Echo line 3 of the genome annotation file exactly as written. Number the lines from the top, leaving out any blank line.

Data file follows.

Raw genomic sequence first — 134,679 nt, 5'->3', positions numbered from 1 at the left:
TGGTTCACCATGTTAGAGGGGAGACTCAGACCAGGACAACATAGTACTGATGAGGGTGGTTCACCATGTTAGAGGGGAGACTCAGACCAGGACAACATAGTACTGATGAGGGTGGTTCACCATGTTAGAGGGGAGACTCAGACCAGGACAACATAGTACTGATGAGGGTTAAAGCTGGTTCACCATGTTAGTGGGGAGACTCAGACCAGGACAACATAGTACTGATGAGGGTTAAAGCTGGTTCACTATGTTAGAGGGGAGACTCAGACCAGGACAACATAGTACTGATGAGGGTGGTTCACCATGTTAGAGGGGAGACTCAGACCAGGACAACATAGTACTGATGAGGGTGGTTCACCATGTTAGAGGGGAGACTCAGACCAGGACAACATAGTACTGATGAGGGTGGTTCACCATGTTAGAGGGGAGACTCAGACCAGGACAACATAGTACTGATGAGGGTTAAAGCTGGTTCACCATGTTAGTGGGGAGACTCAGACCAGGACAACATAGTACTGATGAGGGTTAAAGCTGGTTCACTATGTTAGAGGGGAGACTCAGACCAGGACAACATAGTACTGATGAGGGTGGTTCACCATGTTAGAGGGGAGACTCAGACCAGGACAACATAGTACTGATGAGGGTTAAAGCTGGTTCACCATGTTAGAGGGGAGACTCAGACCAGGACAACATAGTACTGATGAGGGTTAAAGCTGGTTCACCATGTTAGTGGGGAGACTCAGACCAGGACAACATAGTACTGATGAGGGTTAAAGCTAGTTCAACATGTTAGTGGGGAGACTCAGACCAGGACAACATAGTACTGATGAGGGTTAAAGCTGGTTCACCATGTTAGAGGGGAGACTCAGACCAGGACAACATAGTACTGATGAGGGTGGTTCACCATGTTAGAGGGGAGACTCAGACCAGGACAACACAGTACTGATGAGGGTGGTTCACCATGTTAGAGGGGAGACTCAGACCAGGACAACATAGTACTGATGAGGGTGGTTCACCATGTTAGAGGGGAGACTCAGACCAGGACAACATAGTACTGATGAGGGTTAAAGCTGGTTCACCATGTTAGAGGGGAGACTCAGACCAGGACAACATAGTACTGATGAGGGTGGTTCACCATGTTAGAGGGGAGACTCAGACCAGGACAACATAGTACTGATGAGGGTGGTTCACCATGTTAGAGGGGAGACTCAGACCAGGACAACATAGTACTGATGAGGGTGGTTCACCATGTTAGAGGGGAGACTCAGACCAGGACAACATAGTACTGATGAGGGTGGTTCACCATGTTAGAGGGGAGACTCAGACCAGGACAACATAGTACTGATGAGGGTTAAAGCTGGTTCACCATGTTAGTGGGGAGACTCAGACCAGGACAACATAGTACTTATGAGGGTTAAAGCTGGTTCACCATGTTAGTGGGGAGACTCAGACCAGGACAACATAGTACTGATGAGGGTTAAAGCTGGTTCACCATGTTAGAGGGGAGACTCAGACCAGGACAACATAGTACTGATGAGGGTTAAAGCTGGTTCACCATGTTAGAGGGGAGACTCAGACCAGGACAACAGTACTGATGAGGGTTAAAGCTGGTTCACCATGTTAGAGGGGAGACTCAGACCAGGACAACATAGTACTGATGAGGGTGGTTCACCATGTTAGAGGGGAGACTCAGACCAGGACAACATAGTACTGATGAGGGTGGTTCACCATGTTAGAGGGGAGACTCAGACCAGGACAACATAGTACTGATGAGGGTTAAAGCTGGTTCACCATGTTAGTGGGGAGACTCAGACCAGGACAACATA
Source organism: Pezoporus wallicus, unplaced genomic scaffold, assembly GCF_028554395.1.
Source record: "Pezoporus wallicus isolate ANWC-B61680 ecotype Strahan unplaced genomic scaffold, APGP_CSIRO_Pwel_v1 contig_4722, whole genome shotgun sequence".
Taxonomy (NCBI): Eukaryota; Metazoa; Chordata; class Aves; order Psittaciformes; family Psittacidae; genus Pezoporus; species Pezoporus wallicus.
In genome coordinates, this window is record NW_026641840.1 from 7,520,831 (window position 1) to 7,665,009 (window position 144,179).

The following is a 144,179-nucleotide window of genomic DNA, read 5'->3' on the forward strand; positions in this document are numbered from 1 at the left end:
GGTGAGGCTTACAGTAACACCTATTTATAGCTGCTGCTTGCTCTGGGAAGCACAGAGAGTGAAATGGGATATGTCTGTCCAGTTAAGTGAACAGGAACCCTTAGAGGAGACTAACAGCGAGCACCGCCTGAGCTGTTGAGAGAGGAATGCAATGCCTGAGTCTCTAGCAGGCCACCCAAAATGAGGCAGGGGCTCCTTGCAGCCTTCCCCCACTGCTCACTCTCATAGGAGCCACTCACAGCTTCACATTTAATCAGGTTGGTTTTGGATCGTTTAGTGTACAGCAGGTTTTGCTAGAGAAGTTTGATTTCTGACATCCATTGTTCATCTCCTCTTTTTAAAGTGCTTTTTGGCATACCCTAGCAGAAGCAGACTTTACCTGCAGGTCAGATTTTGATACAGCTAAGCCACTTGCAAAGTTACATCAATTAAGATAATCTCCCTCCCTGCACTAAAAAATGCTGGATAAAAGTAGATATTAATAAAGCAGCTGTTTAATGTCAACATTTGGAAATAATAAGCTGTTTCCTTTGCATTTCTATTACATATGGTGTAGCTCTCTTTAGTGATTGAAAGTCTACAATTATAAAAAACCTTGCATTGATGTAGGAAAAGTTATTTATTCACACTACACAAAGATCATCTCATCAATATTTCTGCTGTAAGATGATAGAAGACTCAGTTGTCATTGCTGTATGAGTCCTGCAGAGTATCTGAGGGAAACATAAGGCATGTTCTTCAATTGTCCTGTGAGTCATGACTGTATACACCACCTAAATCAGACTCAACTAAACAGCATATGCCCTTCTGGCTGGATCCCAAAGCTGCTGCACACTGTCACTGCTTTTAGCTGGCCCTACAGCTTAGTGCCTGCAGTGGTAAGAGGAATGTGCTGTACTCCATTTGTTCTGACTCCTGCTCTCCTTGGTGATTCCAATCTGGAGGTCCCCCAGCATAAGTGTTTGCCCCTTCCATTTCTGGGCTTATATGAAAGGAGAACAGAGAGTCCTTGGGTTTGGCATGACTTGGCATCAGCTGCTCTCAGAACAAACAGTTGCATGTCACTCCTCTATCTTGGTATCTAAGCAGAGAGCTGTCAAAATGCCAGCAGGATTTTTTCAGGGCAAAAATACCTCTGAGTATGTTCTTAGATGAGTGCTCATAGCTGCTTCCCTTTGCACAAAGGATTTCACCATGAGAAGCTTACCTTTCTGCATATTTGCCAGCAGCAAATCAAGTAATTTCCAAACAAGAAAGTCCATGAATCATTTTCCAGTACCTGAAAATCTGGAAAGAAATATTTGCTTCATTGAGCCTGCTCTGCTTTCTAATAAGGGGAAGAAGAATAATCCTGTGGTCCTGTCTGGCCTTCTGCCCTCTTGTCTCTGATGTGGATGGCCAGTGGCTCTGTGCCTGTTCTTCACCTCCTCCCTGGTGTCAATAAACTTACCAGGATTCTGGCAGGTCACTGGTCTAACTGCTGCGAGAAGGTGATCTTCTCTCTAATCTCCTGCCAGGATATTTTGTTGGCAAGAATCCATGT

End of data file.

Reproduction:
Source organism: Pezoporus wallicus, unplaced genomic scaffold, assembly GCF_028554395.1.